It's always hard to winnow three months of wonderful books to a short top-picks list, but it's particularly tough when an upcoming summer is as rich with great new novels as this one is. Our list includes fiction from long-beloved authors such as Joyce Carol Oates and James Lee Burke, as well as newer voices, including two relatively unknown suspense writers — You-Jeong Jeong from South Korea and debut novelist Alex Pavesi.
Whether you like beachy romance (try 28 Summers by Elin Hilderbrand) or historical fiction (Hamnet by Maggie O'Farrell is a must), you should be able to find your next favorite among these 12 new books.
Seven Years of Darkness
Internationally best-selling Jeong has been called the Stephen King of South Korean thrillers, and her latest spellbinder, Seven Years of Darkness, finally arrives on our shores. Its premise: A young girl is found dead in a reservoir in a remote South Korean village, and suspicions fall on the girl's grieving father and two security guards. All three have something to hide, but the murder is pinned on one of the guards. Did he really do it? His son, living under a protective new identity, works to discover the terrifying truth of what really happened that day. It's guaranteed to keep you guessing.
Black Sun Rising
Journalist and novelist Carr melds historical fact with fascinating fiction in a gripping tale set in 1909 Barcelona's Ramblas District and Catalan capital, as Spain verges on insurrection. Private detective Harry Lawson is hired by a widow to find out why her husband was killed in a terrorist bombing, but as the body count rises (and a blood thirsty creature begins claiming even more victims) Lawson must team up with a young anarchist and a reporter to find the true story — and stay alive.
Night. Sleep. Death. The Stars.
Joyce Carol Oates
Yes, at 1,200 pages this doorstop of a book requires a commitment, but it's absolutely worth taking the plunge if you love brilliant literary novels that dive deep into a family's bonds and troubles. The prolific Oates, who's written nearly 60 novels (her last was 2019's spooky Pursuit), sets this story in upstate New York. It's centered on the difficult death — the result of police brutality — of a wealthy family's strong patriarch, John Earle “Whitey” McClaren, and how his five adult children and widow, Jessalyn, mourn and cope with the loss and the reason for it.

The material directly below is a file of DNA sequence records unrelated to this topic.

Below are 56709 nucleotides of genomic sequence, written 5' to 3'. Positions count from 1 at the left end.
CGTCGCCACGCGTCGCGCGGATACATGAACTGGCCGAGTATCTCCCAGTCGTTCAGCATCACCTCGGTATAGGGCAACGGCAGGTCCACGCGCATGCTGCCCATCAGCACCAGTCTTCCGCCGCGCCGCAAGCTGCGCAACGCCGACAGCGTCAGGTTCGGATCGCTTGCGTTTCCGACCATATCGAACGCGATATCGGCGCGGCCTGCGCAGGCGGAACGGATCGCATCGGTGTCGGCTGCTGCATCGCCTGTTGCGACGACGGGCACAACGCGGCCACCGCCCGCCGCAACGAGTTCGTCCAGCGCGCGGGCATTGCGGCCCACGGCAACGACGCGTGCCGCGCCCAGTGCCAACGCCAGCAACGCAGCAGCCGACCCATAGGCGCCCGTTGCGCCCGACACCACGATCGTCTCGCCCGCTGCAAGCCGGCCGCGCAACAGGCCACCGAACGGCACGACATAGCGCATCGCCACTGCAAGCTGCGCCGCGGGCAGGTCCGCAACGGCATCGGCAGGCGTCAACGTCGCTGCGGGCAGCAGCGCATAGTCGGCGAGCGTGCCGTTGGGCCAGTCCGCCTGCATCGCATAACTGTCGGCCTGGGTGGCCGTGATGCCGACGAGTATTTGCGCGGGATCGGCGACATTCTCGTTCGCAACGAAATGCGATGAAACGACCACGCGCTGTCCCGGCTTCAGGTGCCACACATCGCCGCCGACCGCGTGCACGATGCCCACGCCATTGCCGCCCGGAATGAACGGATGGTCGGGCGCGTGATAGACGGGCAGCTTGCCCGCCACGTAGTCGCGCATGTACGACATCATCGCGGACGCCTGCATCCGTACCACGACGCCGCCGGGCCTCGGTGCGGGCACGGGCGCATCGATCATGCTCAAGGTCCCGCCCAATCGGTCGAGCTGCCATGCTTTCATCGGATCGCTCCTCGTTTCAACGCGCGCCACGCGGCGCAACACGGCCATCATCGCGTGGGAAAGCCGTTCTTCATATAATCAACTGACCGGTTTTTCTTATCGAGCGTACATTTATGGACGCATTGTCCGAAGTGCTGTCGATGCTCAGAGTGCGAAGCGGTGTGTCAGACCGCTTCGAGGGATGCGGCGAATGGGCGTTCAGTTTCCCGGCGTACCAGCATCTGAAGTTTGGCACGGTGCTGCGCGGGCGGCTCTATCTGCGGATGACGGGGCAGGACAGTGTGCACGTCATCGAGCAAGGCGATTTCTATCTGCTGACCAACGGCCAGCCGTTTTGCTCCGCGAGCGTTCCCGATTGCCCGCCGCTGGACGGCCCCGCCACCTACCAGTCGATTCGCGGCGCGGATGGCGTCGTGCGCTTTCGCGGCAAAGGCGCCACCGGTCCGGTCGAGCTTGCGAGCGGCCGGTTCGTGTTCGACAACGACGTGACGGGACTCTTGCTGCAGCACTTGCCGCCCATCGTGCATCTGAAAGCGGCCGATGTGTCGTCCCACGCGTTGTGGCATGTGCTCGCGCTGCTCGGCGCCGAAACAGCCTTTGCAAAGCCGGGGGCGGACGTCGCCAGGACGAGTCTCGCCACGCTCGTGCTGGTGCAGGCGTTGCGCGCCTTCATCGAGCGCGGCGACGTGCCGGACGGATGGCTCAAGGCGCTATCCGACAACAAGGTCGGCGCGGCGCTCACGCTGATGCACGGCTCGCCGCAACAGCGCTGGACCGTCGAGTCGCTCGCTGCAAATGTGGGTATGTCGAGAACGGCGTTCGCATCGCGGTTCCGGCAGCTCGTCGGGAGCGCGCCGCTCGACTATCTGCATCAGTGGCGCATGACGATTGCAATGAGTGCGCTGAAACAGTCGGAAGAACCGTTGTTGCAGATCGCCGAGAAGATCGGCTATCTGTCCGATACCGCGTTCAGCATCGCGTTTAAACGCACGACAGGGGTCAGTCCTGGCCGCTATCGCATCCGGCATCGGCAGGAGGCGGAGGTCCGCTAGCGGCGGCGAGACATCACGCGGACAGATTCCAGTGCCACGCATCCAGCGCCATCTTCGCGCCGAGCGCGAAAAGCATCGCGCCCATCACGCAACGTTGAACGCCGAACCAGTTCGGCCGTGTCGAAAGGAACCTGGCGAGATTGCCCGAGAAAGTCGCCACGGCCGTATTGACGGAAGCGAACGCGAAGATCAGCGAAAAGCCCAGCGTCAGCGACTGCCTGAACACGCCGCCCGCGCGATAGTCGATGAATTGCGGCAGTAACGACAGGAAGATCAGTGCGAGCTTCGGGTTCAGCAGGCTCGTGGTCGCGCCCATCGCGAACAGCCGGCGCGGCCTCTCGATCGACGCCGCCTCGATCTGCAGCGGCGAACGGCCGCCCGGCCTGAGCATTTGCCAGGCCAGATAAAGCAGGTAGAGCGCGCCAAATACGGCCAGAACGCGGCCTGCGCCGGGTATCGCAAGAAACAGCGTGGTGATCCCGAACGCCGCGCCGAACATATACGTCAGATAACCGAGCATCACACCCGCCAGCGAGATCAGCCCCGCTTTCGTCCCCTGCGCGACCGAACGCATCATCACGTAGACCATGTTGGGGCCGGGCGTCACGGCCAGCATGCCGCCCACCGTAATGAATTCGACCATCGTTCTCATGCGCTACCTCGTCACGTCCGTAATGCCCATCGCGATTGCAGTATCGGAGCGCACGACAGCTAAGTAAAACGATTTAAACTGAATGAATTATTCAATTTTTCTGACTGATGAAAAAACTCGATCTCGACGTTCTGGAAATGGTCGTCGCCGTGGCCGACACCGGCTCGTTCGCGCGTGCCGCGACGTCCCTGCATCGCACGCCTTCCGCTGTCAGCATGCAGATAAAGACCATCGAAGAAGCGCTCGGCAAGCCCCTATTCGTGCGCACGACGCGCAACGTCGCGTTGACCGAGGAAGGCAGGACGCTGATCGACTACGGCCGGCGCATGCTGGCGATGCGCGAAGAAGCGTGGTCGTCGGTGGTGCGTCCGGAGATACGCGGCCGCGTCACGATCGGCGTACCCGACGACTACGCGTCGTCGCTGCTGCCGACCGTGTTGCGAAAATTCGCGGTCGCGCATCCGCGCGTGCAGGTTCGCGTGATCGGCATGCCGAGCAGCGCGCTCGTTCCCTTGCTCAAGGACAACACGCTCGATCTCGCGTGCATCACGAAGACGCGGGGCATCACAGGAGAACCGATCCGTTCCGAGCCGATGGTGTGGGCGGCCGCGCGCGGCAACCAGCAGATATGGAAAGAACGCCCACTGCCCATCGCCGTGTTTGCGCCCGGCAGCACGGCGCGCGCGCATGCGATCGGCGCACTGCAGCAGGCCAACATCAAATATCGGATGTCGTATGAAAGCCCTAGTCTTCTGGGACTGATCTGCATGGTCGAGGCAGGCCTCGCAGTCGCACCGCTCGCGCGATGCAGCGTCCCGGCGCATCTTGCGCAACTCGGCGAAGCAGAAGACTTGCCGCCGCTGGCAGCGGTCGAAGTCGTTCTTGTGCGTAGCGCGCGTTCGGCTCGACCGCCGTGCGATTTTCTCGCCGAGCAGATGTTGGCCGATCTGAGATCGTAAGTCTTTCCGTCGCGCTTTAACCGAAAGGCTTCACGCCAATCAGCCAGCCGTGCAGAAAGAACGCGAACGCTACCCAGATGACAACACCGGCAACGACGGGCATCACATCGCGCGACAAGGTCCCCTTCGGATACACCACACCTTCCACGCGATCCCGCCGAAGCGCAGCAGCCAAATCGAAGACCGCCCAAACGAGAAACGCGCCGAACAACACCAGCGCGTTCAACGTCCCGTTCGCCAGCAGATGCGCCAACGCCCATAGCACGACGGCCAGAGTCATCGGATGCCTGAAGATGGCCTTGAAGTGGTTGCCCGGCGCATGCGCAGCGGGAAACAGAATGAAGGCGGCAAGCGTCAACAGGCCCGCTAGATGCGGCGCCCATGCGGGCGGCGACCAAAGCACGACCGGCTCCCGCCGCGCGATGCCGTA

Jake and Mallory's clandestine summer affair — three blissfully perfect days every Labor Day, every year, without fail — on Nantucket (Hilderbrand's favorite place) has lasted for decades. Then tragedy strikes, and Mallory's son Link finds out about the lifelong love his mother and Jake have so carefully nurtured and kept hidden. Along with blowing up Link's view of his mom, the discovery could ruin Jake's wife's ascent to the presidency. Based on the classic 1978 film Same Time, Next Year, it's an unabashedly romantic read.
How the Penguins Saved Veronica
This feel-good novel features a prim, rather stubborn 86-year-old British heroine named Veronica McCreedy, who will steal your heart. A box of mementos and a nature show inspire Veronica to life-changing action, leading to the discovery of a scruffy adult grandson, Patrick, and a newfound mission to save the penguins in Antarctica. It's a fun read that brings to mind Maria Semple's 2012 best seller, Where'd You Go, Bernadette? — because of its humor as well as its fleeing-to-Antarctica theme — and a heartwarming tonic for troubled times.
Fans have loved Castillo's series of crime novels set in Amish country (a unique literary genre), featuring police chief Kate Burkholder, including 2009's Sworn to Silence, which became a Lifetime movie called An Amish Murder. Outsider, 12th in the series, will likely rule the list yet again. Kate is hired to help an old friend and ex-policewoman, Gina, who's targeted for death for allegedly killing an undercover cop. She helps Gina hide out at an Amish farm, but as her suspicions rise she begins to question her trust in her friend — and in her fellow cops.